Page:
KUALA LUMPUR: Malaysia’s Islamic real estate investment trusts (REITs) may underperform stocks this year as quickening economic growth boosts companies’ earnings.
Al-’Aqar Healthcare REIT, which owns mostly hospitals, is forecast by analysts to pay a dividend yield of 6.12% this year, in line with the return predicted for Axis REIT, which holds commercial and industrial properties, data compiled by Bloomberg show.
Earnings for the 30 corporates on the FBM KLCI are seen climbing by an average 7.4%.
Malaysia’s economy will expand 5.2% in 2014, faster than the 4.7% pace in 2013, April forecasts from the Washington-based International Monetary Fund show. In an environment where Malaysian interest rates will probably rise this year, REITs and bonds are less favourable than equities, according to Pheim Asset Management Sdn Bhd.
“Stocks will outperform REITs and bonds as corporate earnings will improve along with the pace of economic growth,” James Lau, who helps manage US$300 million (RM978 million) as director of investment at Pheim Asset Management, said in a telephone interview yesterday.
“When interest rates start to go up, then the yield advantage won’t be sufficient for investors to stay with the REIT.”
Al-’Aqar, the oldest Islamic REIT in Malaysia, climbed 4.5% this year to RM1.39 and reached an unprecedented high of RM1.48 in September 2012. Axis REIT, which touched a record RM4.18 in June 2013, has increased 15.7% to RM3.39.
Syariah-compliant REITs forbid investment in properties associated with activities deemed unethical under Islamic law such as gambling, financial services that pay interest, hotels and bars.
While Malaysia’s Islamic REITs are gaining this year, Singapore’s Sabana Syari’ah Compliant Industrial REIT, the largest of its kind in the world, lost 3.7% to S$1.04 (RM2.70) after reaching a record S$1.385 in April 2013. Sabana is forecast to pay a dividend yield of 7.79% in 2014, data compiled by Bloomberg show.
Average earnings for the 30 companies on the FTSE Straits Times Index of shares may decline 1.4% in 2014. The gauge of stocks has advanced 3.3% so far this year. The IMF forecasts that growth in the city-state will slow to 3.6% from 4.1%.
REITs are considered a de-facto bond substitute, where you get a steady stream of income with not much capital upside, Pheim’s Lau said. In a rising interest rate environment, the spread between bond yields and the REIT dividend yield will narrow, making them less attractive.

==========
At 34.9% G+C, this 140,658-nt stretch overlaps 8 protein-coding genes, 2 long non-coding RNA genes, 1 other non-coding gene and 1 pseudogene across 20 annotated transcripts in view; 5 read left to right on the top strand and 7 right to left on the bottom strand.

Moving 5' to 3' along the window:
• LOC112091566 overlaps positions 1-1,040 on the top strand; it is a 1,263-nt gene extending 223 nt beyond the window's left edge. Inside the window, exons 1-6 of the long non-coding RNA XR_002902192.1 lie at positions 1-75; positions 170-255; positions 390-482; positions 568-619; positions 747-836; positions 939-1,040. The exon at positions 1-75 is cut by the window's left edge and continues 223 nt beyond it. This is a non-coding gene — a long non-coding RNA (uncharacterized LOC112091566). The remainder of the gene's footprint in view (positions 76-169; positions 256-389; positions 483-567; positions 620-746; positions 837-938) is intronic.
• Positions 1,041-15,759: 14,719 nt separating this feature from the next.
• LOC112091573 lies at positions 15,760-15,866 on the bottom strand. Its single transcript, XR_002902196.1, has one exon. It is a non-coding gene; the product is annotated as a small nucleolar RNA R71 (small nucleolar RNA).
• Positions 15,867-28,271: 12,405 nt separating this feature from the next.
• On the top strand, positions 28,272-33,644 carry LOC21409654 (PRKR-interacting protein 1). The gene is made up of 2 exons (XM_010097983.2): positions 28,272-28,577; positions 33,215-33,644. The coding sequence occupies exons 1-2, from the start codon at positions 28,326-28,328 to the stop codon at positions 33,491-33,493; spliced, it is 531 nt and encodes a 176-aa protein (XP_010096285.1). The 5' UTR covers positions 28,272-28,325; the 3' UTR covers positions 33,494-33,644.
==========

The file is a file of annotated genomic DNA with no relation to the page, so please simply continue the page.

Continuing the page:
The yield on Malaysia’s benchmark three-year non-Islamic government notes climbed five basis points this year to 3.4% and reached a seven-month high of 3.43% on April 4, data compiled by Bloomberg show. Average borrowing costs on the nation’s top-rated AAA corporate bonds due in 2017 have increased 16 basis points in 2014 to 3.87% and touched 3.9% on April 7, the highest level since July 2009.
“The share prices of Malaysia’s Islamic REITs have corrected and the yields look attractive compared with bonds,” Lam Chee Mun, a fund manager at TA Investment Management Bhd, which oversees RM680 million, said in an interview on Monday. “While most fund managers won’t go overweight on REITs given expectations of rising interest rates, they may hold some REITs for their recurring income portfolio.”
Twelve of 17 economists surveyed by Bloomberg see the central bank raising its benchmark interest rate by at least 25 basis points to 3.25% this year. Swap rates are indicating a 50 basis point move amid the fastest inflation since 2011.
Sabana issued Singapore’s first convertible sukuk in September 2012, which can be exchanged for stocks at a target price of S$1.14. It sold S$80 million of five-year Islamic notes to yield 4.5% and those securities were paying 3.6% when last traded on April 18, according to data compiled by Bloomberg. The investment trust also offered S$85 million of syariah-compliant debt with a maturity of four years to yield 4% in March via private placement.
Global issuance of bonds that pay returns on assets to comply with Islam’s ban on interest rose 13% to US$15.9 billion in 2014 from a year earlier, after reaching US$43.1 billion in 2013, the second-highest on record, according to data compiled by Bloomberg. In Malaysia, the world’s biggest sukuk market, offerings more than doubled to RM24.5 billion.
The Bloomberg-AIBIM Bursa Malaysia Corporate Sukuk Index, a benchmark that tracks the most-traded local currency notes, retreated 0.4% in 2014 to 104.69, after gaining 2.8% last year.
While REITs do offer dividends, they will not perform as well as equities when the economy is expanding, according to RHB Asset Management Sdn Bhd.
“REITs are a defensive instrument and in an environment of rising interest rates, they are less appealing to investors,” Hoe Cheah How, chief investment officer overseeing RM38 billion at RHB Asset Management, said in an April 18 telephone interview. “People would prefer to have exposure to stocks that offer earnings potential.” — Bloomberg
This article first appeared in The Edge Financial Daily, on April 23, 2014.
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